From the vaults... I discovered the Velvet Underground in a way that should make the band's most impassioned devotees cringe. I'd been told by a hip elder cousin that, in light of my immersion in David Bowie and Mott the Hoople, it was only prudent that I find a place in my heart for the Underground's dark star, Lou Reed. But frankly, I was bit scared of the guy. Wasn't this the self-proclaimed rock and roll animal who glorified transvestitism, shot up smack on-stage and devoted an entire release, Metal Machine Music, to some of the most irritating noise on the planet?
At 15, I didn't feel I was ready for Reed. Then, a few months shy of my 16th birthday, in a moment defined more by poverty than bravery, I scrounged up $1.99 for a beat-up copy of Velvet Underground's Loaded. Sure, I'd heard of the Underground, Reed's maiden voyage into the land of extremes. But what I didn't know was that Loaded was the Velvet Underground at its warmest and fuzziest. The band's final studio release, Loaded was an attempt at selling out. I took to it immediately. And it remains my favorite.
Now, Rhino has given the Velvets' commercial parting shot its just due with Loaded (Fully Loaded Edition). Rhino not only remastered the original recording and gussied up its packaging with extensive liner notes and vintage artwork, they loaded it (so to speak) with a wealth of bonus tracks, including an entire disc's worth of spare takes from the original sessions. The label is touting that extra CD as "an entire alternate version" of the original Loaded release, though I'd be more inclined to call it an entire inferior version. Even so, these clumsy, demo-quality rejects have their merits, especially "Satellite of Love," one of eight bonus offerings that Reed later revamped for his solo outings.
As the Velvet Underground, Reed, the late Sterling Morrison, Maureen "Moe" Tucker and John Cale (who made an early exit in 1968) reinvented themselves constantly. They dabbled in a little of everything, from the art-rock cadences of the Warhol-inspired The Velvet Underground and Nico to the minimalist maelstrom of White Light/White Heat to the tender, acoustic exorcism that dominates much of The Velvet Underground, and they never once thought about reconciling those warring musical personalities.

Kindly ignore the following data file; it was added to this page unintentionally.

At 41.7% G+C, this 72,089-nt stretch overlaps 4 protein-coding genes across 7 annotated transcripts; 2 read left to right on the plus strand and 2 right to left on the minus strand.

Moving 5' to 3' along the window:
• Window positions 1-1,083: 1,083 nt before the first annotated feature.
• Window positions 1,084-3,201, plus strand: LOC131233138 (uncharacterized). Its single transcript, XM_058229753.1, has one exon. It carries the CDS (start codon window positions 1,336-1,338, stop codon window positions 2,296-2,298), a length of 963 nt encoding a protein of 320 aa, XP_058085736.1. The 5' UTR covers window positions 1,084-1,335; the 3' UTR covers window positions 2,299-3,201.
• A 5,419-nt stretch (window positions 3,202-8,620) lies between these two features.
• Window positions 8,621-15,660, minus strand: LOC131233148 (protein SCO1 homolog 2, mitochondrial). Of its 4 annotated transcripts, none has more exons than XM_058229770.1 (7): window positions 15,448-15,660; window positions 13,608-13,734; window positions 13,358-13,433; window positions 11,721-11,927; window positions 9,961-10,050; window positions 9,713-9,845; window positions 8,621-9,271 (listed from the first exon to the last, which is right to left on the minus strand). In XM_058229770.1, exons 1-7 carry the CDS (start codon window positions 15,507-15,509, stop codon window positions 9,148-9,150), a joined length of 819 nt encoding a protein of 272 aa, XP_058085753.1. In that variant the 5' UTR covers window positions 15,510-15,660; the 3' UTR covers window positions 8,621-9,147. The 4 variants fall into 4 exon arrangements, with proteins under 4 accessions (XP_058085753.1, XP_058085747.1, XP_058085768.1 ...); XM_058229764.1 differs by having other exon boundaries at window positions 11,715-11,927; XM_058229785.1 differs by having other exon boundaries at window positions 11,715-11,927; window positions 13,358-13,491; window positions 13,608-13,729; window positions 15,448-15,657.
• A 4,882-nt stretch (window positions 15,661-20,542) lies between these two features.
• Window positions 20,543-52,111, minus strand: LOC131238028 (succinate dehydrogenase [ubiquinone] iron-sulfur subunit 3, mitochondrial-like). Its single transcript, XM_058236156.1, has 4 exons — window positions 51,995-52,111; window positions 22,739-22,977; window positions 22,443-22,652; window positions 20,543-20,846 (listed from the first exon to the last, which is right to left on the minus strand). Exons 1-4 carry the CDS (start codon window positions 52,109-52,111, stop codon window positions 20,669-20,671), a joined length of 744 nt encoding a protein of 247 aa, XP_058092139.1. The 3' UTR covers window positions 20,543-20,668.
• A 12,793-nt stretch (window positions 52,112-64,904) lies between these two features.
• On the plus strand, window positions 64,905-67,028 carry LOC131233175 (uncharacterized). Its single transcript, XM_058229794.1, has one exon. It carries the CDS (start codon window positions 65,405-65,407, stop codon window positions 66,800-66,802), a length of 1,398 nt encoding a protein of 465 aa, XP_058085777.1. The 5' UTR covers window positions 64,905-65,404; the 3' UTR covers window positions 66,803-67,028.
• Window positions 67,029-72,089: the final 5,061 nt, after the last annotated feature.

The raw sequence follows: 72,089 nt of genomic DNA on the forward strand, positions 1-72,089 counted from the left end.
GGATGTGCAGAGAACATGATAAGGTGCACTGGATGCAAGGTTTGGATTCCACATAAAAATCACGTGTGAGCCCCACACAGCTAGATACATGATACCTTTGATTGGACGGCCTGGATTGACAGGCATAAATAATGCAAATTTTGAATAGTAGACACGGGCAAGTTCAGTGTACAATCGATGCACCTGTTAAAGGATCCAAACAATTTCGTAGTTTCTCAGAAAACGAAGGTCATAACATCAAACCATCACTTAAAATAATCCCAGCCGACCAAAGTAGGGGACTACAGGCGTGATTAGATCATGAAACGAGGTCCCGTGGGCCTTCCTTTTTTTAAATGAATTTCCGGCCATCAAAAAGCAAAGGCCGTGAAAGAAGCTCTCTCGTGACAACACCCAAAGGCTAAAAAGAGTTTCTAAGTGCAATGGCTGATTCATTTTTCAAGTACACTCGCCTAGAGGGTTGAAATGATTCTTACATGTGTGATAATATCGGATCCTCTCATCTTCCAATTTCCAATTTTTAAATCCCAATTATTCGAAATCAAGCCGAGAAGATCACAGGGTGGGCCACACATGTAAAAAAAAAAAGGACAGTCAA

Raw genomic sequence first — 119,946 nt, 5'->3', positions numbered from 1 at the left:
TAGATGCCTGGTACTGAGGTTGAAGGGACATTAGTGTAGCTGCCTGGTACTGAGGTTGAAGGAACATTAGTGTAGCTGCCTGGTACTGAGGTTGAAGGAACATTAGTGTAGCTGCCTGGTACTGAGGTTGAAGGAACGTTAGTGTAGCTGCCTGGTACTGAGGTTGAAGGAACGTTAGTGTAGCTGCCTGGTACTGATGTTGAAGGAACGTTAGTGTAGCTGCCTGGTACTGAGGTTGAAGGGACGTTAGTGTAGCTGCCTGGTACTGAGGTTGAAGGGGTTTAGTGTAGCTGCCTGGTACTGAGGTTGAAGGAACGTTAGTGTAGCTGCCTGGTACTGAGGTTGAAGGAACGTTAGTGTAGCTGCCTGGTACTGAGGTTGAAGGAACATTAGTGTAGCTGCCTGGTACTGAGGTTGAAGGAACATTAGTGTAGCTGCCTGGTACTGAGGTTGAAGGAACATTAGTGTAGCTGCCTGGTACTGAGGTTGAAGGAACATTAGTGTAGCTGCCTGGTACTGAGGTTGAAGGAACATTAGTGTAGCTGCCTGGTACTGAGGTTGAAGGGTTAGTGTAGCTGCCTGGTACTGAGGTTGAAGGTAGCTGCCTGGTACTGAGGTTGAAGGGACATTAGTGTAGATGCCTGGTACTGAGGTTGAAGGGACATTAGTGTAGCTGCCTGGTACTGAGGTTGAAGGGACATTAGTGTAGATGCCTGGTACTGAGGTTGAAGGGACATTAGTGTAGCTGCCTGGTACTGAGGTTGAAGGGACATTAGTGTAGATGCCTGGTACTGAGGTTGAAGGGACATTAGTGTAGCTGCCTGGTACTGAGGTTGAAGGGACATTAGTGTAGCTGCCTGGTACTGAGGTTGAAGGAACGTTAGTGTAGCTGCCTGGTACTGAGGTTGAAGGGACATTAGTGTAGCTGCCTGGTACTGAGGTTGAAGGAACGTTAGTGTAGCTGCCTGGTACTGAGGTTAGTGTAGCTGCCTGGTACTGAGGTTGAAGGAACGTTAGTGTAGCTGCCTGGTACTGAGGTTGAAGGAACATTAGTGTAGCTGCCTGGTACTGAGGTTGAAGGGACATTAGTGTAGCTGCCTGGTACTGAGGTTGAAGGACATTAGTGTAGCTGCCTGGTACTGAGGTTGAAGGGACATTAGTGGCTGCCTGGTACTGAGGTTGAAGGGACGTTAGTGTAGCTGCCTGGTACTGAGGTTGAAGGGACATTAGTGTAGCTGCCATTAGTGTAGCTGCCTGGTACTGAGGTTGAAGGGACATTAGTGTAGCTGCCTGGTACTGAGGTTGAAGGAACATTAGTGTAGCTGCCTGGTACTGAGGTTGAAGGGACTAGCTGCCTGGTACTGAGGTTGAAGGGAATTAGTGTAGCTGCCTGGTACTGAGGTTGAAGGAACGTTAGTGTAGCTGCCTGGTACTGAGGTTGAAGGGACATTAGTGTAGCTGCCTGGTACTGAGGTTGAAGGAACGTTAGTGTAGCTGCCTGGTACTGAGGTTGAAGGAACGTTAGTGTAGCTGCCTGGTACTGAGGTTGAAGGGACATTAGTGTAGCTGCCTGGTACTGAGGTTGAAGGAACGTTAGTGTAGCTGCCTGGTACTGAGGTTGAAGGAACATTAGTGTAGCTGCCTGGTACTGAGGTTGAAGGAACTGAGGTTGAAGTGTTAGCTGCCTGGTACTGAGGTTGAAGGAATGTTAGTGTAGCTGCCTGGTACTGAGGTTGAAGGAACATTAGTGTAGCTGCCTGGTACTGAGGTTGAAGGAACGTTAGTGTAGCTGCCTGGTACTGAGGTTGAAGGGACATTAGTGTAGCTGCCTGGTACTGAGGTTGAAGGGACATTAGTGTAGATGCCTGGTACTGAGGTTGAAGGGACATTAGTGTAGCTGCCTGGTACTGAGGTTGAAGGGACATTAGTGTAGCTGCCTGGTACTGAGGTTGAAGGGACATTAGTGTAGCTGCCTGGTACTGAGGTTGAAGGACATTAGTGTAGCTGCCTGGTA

If rock and roll deification was handed down purely on the merits of units sold, the Underground would be somewhere near the end of the line. The group's four studio releases sold miserably in their day -- no big surprise, considering their anti-hippie image and dearth of bucolic sentiment. By 1970, the members of the Underground seemed as tired of their bummer-band stigma as they were of each other. Loaded was the group's first and only play for a pop audience, and it came at a time when the group was falling apart, with Reed on his way out the door, Tucker on pregnancy leave and Morrison as indifferent as a shadow. Still, between Reed's compositions and the lively presence of Cale replacement Doug Yule, Loaded was the most playful version of the Velvet Underground any DJ could hope for. "Sweet Jane" (the full-length -- and, I'd argue, lesser -- version of which is included here), "Rock and Roll" and "Head Held High" prove, without a doubt, what Reed knew along: that he could craft radio-friendly singles without compromising his brooding world-view.
Despite the band's admirable last-ditch efforts, Loaded failed to chart in America. The Underground had already been left for dead -- and even in death, it seems, they couldn't catch a break. Pity.
Even more pitiful is the saga of Pete Ham, the tortured leader of Badfinger, who hanged himself in 1975 at the age of 27. Suicide was Ham's way of escaping the realization that he'd been betrayed by the ones he'd trusted the most. They'd left his life in financial ruins, his spirit drained.
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Tragedy aside, Badfinger was a good band measured unfairly against perhaps the greatest rock band ever. The group is still seen by many as little more than a pre-disco Fabricated Four, and for obvious reasons: The Beatles were Badfinger's mentors, affording the band its first record deal on Apple Records and a hit single in the McCartney-penned "Come and Get It." That in mind, I tried to suspend any undue scrutiny when listening to 7 Park Avenue, a new Rykodisc collection of previously unreleased demos recorded by Ham in his home studio during the late '60s and early '70s.
In the end, doing so didn't require much effort. True, parts of 7 Park Avenue are stubbornly McCartneyesque, and one or two cuts shamelessly ape the echoey live-to-tape feel and signature three-part harmonies that defined the early Beatles. But a larger portion of 7 Park Avenue proves that Ham was hardly living in a nostalgic vacuum. The goofy "Matted Spam," for example, is an obvious nod to Steve Winwood. There's still more to suggest that Ham was gradually working through his more derivative habits and developing a raw, confessional style all his own. The various kinks and imperfections in performance and production (Ham's recording equipment was primitive) contribute to the intimacy that floods these demos.
In itself, Ham's abbreviated life is tragic. But with the fitfully inspired 7 Park Avenue serving as a reminder of what was lost with his death, the effect on the listener is nothing short of harrowing. Damned if this isn't some the best music Badfinger never recorded.
-- Hobart Rowland